Computer Technology instructor Bruce Elgort has created a software application geared towards improving the accessibility and navigation of course content. The application is a question and answer bot incorporated into Slack, a communication platform that Elgort uses with his courses
This conversation took place late last night on Slack:
Student: Bruce I see you the Sublime Text editor.
Bruce: I have tried many of them out and prefer Sublime.
Student: I want to be a professional web developer one day. I also have some questions about the assignment that’s due tomorrow.
Bruce: A professional web developer wouldn’t start a project the day before it was due.
Student: Only the good pros do.
Bruce: It better be perfect then.
We all know that Slack groups come and go and that it would be nice to know which groups you are still considered a member of. Look no further than this URL:
Here is a simple Python program that can be used to:
- Test the API
- Get a list of Slack Users
- Get a list of Slack Channels
- Get information about a Slack Channel
- Post a message to Slack Channel
Students in my Intro to Programming and Problems Solving class at Clark College learn how to build this and other things using Python.
Have fun with it!
# CTEC 121 / Intro to Programming and Problem Solving # Lab - Using the Slack API # by Bruce Elgort, 2016 # pip install slackclient to install SlackClient library from slackclient import SlackClient import json def test_slack(sc): # use for debugging print("Testing API") print(80 * "=") print (sc.api_call("api.test")) def get_channel_info(sc,channel): # get info about the channel print("Getting Channel Info") print(80 * "=") print (sc.api_call("channels.info", channel=channel)) def get_list_of_channels(sc): print("Getting List of Channels") print(80 * "=") # get list of channels channels = sc.api_call("channels.list") channels = json.dumps(channels) channels = json.loads(str(channels)) return channels def display_channels(channels): print("Display Channels") print(80 * "=") for i in channels['channels']: print("Channel:",i['name']) def post_message(sc,text,channel,icon_url,username): print("Posting Message to Slack") print(80 * "=") # post a message into the #general channel print (sc.api_call("chat.postMessage",channel=channel,text=text,username=username,icon_url=icon_url,unfurl_links="true")) def get_users(sc): print("Get Users") print(80 * "=") #call the users.list api call and get list of users users = (sc.api_call("users.list")) users = json.dumps(users) users = json.loads(str(users)) return users def display_users(sc,users): print("User List") print(80 * "=") # display active users for i in users['members']: # don't display slackbot if i['profile']['real_name'] != "slackbot": # don't display deleted users if not i['deleted']: # display real name print (i['profile']['real_name']) def main(): # define variables token = "your token" channel = "a channel id" username = "Username to use display for message function" icon_url = "icon url for message function" # connect to Slack sc = SlackClient(token) # test slack test_slack(sc) # get channel info get_channel_info(sc,channel) # get list of channels channels = get_list_of_channels(sc) # display channels display_channels(channels) # post message post_message(sc,"Visit http://slack.com",channel,icon_url,username) # get users users = get_users(sc) # display users display_users(sc,users) main()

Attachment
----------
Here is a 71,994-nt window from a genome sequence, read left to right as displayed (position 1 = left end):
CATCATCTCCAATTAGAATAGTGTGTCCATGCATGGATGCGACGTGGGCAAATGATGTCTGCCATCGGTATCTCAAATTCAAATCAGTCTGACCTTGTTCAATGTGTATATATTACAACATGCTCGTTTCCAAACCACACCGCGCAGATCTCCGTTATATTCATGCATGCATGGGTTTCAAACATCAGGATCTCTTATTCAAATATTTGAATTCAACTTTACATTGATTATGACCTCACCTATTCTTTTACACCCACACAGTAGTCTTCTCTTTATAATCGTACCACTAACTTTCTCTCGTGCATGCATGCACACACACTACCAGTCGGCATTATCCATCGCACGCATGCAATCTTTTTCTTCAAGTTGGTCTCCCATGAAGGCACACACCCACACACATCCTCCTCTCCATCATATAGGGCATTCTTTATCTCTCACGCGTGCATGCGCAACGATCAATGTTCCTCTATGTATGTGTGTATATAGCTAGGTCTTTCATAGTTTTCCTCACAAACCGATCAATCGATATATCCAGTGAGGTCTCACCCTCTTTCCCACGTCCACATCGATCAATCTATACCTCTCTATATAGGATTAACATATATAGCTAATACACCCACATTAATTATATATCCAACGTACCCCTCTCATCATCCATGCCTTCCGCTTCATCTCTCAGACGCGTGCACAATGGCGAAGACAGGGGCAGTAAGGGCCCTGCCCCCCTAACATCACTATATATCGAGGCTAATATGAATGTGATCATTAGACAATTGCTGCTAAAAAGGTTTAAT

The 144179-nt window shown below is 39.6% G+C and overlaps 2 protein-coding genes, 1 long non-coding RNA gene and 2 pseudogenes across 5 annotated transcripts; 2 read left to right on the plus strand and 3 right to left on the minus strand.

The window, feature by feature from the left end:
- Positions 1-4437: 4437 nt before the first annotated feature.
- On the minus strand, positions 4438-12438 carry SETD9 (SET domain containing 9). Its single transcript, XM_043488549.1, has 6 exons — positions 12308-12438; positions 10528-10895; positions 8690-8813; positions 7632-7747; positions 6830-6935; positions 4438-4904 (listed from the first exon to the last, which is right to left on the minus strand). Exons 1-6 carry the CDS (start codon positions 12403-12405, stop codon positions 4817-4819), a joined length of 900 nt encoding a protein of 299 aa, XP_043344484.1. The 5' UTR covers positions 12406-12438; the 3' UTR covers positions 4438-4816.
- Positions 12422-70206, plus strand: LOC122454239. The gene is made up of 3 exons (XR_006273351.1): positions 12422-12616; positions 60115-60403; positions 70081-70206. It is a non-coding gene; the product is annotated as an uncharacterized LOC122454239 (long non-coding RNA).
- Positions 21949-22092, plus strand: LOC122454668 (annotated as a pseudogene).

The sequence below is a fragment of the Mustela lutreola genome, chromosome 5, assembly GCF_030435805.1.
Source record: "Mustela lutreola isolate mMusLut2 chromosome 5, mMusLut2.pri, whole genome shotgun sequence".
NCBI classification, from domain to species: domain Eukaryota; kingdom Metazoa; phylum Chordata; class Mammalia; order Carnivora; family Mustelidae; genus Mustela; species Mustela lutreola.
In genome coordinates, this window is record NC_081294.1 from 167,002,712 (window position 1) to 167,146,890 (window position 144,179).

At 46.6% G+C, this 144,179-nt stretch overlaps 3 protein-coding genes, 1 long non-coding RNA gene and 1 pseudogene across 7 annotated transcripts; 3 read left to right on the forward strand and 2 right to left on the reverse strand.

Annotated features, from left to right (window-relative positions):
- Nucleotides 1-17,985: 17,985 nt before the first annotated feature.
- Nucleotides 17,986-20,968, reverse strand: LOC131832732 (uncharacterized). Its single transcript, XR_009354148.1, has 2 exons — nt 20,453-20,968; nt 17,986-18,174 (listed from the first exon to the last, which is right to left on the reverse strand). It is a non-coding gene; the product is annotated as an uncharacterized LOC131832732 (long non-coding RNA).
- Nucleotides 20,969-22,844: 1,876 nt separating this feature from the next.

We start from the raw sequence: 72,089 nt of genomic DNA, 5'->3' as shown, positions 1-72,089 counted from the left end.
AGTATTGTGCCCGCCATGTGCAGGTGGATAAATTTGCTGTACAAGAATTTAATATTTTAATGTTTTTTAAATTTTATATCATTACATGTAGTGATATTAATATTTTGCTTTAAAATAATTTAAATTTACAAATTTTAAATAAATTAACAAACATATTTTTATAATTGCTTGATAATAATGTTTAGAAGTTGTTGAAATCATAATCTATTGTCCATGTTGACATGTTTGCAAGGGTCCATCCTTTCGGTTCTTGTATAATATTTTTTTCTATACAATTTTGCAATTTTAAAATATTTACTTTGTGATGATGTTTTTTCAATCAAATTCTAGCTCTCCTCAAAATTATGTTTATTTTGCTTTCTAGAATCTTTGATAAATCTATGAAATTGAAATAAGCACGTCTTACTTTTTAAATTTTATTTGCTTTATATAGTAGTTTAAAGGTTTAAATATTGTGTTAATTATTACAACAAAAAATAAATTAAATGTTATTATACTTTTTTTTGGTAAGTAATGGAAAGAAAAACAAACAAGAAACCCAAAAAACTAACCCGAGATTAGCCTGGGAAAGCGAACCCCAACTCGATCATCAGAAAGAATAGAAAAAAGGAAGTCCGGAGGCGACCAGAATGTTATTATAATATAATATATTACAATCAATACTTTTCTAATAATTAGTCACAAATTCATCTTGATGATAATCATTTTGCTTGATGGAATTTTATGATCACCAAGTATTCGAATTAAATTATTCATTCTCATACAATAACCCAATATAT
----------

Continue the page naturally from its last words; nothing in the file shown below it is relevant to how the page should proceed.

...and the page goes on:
In this video, I demonstrate how I used IBM Watson’s Tone Analyzer service to analyze an entire Slack channels’ textual content history. The bot allows you to select the channel you want to have analyzed and then presents charts displaying the various tones in the channel.
I put together a short video that demonstrates how easy it is to extend the functionality of Slack by installing an app from the Slack App Directory.